Sometimes, I eat way more than I wanted to, and after, I feel sick, not physically, but emotionally, as if there’s something seriously wrong with me that I am still fighting with my demons surrounding food.

Sometimes I have panic attacks so bad that I can’t breathe and in the depths of those attacks, I start to wonder if anyone really loves me, *really* loves me, just the way I am. Sometimes those panic attacks are so horrific, I think I’m actually dying. And I think there’s something wrong with me that I can’t control them, so I’m afraid to talk about them because I think everyone else will think there’s something wrong with me, too.

Sometimes, I remember those voices of all of the people who have called me fatty, lardo, pig, disgusting, sick, whoa-my-god-she’s-coming-toward-me, and know that somewhere deep down inside, I still carry them. Shame means I’m afraid to talk about it because I think that if I tell someone about it, they’ll start to see it, too.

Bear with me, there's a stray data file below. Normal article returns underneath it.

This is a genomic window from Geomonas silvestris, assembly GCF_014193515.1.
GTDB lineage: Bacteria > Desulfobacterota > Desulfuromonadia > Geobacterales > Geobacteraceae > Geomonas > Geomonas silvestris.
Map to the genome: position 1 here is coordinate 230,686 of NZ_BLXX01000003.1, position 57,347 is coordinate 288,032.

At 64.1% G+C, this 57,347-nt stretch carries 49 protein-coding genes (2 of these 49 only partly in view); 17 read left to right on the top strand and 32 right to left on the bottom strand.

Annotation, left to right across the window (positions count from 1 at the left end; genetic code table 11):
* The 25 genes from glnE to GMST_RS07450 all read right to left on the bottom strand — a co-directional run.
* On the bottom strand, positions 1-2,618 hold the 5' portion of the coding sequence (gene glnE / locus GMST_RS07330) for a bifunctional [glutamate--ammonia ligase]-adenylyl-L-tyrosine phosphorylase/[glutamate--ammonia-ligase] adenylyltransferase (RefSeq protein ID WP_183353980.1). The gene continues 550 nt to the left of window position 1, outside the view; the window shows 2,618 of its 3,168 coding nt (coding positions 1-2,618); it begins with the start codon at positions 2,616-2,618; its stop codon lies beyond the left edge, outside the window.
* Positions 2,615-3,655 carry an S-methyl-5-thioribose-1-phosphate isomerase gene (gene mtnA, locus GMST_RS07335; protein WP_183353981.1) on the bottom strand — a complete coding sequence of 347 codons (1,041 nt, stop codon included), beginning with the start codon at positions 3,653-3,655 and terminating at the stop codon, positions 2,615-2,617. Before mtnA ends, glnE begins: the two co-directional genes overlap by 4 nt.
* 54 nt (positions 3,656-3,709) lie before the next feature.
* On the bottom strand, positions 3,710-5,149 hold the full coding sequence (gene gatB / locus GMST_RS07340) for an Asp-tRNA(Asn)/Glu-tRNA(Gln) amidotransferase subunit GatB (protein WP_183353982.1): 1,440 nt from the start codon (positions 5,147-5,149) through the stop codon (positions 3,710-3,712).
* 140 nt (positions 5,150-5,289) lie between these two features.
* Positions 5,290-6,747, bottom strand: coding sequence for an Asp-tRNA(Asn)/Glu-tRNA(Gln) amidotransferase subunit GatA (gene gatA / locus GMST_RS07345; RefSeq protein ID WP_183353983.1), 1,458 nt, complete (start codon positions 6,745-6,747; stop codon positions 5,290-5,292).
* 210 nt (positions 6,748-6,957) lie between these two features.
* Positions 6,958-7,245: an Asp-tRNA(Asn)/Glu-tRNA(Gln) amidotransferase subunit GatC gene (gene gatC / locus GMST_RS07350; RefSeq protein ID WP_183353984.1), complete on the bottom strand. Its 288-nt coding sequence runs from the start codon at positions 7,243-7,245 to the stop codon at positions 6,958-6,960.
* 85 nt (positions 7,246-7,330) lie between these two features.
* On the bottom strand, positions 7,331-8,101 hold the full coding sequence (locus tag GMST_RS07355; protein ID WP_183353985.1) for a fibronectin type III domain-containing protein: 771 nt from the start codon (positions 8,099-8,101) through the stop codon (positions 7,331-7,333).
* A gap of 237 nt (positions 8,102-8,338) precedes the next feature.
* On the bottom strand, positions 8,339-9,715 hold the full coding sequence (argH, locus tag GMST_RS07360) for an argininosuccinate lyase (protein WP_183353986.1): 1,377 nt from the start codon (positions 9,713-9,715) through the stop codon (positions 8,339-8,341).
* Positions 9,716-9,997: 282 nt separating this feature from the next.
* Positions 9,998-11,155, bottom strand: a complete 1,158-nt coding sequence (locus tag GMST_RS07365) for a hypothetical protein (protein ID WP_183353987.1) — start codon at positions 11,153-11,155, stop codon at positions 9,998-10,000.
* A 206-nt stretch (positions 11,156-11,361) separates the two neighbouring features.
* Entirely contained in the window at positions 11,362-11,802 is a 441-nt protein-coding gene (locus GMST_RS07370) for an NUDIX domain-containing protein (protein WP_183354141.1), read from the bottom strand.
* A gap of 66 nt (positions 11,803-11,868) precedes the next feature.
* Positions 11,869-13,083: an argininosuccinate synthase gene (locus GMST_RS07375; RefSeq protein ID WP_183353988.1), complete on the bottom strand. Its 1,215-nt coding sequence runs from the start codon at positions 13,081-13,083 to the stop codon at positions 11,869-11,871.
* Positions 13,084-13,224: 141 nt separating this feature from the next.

Your shame may not be the same as mine. Maybe you carry shame about alcohol use, or things you did when you were addicted to drugs that hurt other people. Maybe your shame is about how you wet your pants in the second grade and everyone laughed and sometimes, you still hear the laughter, and while most of the time, you remember that it’s just one thing, long ago, in the deepest, darkest parts of your soul, you shrivel up remembering. Maybe your shame is getting so overwhelmed by all that you have to do that you do nothing but sit at the computer and play solitaire and then go to bed crying because that means so much more to do tomorrow.